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Dollars and Nuggets Part II: Spain, Cyprus, and the Future

March 19, 2013

As a general rule, gold has operated since Richard Nixon’s day not so much as a hedge against inflation, but as a hedge against crises. If we look specifically at 2008, for example, we’ll see that gold spiked in the middle of that March, as Bear Stearns bled money. It closed at $1,011.25 in London on Monday, March 17, just after the weekend of frantic negotiations between JPMorgan and the Federal Reserve had produced a JPMorgan takeover of Bear.

The next day, the Federal Reserve created the Primary Dealer Credit Facility, establishing a new source of liquidity for investment banks with a snoot full of mortgage backed securities. And, for the moment, the crisis seemed put off for a bit, anyway.

Gold prices fell immediately, dropping almost five percent on March 19th alone. They kept falling through the coming weeks, and gold was at $853 in the opening days of May.  Of course there were further excitements to come in 2008, and gold reacted to them. The reaction was consistent, though: when something worrisome seems about to happen, gold rises. The worrisome thing does happen, gold spikes. The immediacy of that event passes and people start breathing again: gold falls.

Spain’s Turn

The recent bearishness in gold prices and related equities follows this pattern.  As we observed in the previous entry, the price of gold rose sharply in August and September 2012 and topped out just below $1,800 an ounce in the opening days of October.

Meanwhile, in the ever-dramatic Eurozone sovereign-debt crisis, last summer was Spain’s turn at center stage.  In June, Europe’s finance ministers offered Spain a bailout fund, but Spain’s government seemed averse to drawing therefrom.  After a drumbeat of unhappy news concerning that country’s banking system through July, it was on August 2 that Spain’s Prime Minister, Mariano Rajoy, said that his government might request assistance via that fund after all.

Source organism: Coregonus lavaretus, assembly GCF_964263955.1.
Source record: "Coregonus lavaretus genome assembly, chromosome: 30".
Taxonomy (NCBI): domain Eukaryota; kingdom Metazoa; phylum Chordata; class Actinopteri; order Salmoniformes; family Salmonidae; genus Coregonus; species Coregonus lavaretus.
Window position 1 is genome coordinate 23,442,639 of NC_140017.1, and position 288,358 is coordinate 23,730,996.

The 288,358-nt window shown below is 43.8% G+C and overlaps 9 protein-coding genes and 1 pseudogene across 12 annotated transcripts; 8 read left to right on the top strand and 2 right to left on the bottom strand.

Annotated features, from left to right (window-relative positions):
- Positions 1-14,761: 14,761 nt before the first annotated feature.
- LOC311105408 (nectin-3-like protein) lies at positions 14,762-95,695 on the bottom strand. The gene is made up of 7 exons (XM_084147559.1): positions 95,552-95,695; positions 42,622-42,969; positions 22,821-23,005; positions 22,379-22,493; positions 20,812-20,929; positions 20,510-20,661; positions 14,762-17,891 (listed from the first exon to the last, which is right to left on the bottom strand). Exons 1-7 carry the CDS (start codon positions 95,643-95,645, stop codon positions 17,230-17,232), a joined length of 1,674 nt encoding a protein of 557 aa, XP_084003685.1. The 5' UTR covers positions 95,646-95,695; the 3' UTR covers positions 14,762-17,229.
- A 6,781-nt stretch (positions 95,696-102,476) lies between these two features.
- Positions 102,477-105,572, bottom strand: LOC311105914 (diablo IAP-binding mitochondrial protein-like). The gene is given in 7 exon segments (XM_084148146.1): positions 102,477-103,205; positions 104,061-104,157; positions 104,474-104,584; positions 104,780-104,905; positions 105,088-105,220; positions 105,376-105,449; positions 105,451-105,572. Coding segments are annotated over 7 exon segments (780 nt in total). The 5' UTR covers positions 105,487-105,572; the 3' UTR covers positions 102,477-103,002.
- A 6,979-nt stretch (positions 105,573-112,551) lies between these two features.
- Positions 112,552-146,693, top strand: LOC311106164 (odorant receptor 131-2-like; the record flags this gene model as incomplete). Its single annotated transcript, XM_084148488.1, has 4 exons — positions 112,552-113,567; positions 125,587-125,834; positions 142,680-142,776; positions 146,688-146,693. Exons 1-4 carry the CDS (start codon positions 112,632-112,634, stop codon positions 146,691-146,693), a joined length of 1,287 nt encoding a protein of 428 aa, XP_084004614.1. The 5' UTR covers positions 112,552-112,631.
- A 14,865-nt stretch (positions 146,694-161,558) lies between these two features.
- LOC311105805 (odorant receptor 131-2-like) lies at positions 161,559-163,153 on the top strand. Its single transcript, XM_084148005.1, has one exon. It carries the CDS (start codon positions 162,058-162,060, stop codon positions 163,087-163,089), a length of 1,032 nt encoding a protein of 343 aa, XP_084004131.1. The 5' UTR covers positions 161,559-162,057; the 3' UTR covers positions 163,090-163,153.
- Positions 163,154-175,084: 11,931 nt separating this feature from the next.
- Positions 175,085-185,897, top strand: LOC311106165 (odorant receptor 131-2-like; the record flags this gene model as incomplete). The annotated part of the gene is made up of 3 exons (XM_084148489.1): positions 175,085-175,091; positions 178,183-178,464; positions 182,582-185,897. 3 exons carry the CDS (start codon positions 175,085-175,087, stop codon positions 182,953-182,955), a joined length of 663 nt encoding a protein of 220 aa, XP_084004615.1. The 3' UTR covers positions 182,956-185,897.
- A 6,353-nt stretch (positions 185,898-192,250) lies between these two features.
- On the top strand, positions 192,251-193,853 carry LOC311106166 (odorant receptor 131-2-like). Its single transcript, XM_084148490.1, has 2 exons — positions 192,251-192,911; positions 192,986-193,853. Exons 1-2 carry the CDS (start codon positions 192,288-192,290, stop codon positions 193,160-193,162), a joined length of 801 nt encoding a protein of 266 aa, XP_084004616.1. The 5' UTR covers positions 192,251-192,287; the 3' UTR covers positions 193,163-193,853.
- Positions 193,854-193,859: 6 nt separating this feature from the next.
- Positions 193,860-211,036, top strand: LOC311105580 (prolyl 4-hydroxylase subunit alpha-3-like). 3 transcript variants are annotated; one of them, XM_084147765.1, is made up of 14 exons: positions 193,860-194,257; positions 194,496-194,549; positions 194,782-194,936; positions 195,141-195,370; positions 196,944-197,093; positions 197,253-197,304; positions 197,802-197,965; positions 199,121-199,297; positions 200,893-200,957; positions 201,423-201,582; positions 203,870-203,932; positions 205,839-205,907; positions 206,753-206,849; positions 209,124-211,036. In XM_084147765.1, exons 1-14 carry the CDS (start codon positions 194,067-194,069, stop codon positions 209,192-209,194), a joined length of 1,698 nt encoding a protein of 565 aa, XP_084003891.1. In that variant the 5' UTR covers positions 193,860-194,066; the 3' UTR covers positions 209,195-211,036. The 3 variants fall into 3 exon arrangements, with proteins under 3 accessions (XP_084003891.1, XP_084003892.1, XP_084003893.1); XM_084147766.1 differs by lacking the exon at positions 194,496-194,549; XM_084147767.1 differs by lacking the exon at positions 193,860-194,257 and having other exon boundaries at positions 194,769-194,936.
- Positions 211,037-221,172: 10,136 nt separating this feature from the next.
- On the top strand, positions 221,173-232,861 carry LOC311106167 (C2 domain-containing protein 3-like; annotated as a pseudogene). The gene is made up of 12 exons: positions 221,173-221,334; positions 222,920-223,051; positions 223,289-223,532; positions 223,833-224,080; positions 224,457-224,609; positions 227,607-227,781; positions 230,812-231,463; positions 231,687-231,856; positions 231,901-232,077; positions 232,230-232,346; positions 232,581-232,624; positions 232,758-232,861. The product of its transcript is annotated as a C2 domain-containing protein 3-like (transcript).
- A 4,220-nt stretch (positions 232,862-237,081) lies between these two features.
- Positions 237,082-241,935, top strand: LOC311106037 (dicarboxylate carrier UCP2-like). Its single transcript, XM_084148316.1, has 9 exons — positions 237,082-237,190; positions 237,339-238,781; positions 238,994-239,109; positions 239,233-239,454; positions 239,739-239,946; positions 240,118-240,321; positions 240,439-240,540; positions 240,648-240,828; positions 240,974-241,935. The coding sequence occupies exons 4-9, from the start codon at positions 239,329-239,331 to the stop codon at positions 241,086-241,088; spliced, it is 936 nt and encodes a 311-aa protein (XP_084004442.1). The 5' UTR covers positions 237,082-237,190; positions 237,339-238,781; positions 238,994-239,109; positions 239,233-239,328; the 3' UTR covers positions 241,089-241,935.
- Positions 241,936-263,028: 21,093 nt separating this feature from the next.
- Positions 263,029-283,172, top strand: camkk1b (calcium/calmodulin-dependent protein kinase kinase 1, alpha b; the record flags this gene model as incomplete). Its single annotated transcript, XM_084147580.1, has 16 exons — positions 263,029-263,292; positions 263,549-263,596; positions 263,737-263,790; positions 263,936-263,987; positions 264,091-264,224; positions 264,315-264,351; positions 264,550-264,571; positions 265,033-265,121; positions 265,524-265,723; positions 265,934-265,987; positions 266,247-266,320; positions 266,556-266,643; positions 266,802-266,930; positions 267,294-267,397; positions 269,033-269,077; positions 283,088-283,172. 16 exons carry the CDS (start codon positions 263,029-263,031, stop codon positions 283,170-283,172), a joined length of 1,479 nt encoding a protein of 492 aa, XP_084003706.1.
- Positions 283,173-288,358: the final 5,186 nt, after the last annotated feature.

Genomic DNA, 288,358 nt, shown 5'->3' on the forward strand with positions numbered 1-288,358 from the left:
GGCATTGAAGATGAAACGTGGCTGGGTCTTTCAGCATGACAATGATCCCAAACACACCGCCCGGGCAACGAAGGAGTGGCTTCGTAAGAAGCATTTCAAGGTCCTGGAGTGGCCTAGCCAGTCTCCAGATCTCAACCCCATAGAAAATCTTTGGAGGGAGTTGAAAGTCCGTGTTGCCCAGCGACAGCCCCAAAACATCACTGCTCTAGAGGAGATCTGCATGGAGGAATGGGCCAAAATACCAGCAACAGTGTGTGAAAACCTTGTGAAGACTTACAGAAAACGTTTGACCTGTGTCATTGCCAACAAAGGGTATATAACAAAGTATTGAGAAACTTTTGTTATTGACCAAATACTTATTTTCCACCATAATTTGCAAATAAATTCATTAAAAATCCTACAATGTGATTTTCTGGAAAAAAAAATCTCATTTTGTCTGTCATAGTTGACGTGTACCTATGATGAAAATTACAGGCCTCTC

Meanwhile, the ratings companies were expressing their own views of Spain’s sovereign credit worthiness. DBRS cut its rating of Spain’s bonds two levels in early August.

In late September, as police were struggling to keep order in the streets of Madrid in the face of anger over budget austerities, the Spanish authorities published the results of their “bottom-up stress tests’ on their banks, indicating that the banks could survive the likely stresses after all. The ECB breathed an official sigh of relief.

On October 3, Spain’s regional governments agreed to the central government’s austerity measures, giving Rajoy some vital maneuvering room.   That is about the moment at which gold hit its peak. Since then, there has been some pause in frightening financial news from the capitals of Europe, and gold’s price has accordingly receded.

Cyprus and the Future

The declines that we discussed in the last post, then, aren’t surprising. But recent news from Cyprus reminds us that the next crisis is never very far away due to structural features in the post-Bretton-Woods world financial system that no amount of ministerial fiddling will resolve.

More generally, all of this cyclical drama takes place against a background of the creeping de facto re-monetization of the shiny stuff, and the not-so-creeping demise of the U.S. dollar’s ability to serve as the money of monies.

Thomas E. Vass, a North Carolina based money manager, has written a fascinating white paper on “the uncertain future of the US Dollar as the global reserve currency,” and it gives us some insight.   He observes that the US economy has a bilateral financial relationship with the major oil exporters. Their product is priced in dollars, so that oil’s value on world markets ends up serving as collateral for the dollar, and on the flip side “the strength of the US economy acts like collateral value for OPEC countries.”

From that point of view, the dollar is backed by a commodity. Unfortunately, it is backed by a commodity that keeps turning into smoke, and that is in an extreme condition of political volatility, but in periods when the value of oil is on the way up, the fact allows the US government “to finance its crazy drunk sailor spending binge without raising taxes.”

The present situation, in short, is plainly not at equilibrium. Everybody else’s currencies depend upon the dollar, the dollar depends upon petroleum, and petroleum depends upon … whatever. Changes will continue (through a succession of crises if no other way can be developed) until a new equilibrium can be attained, and it is the most reasonable of speculations that the next equilibrium will involve a role for gold.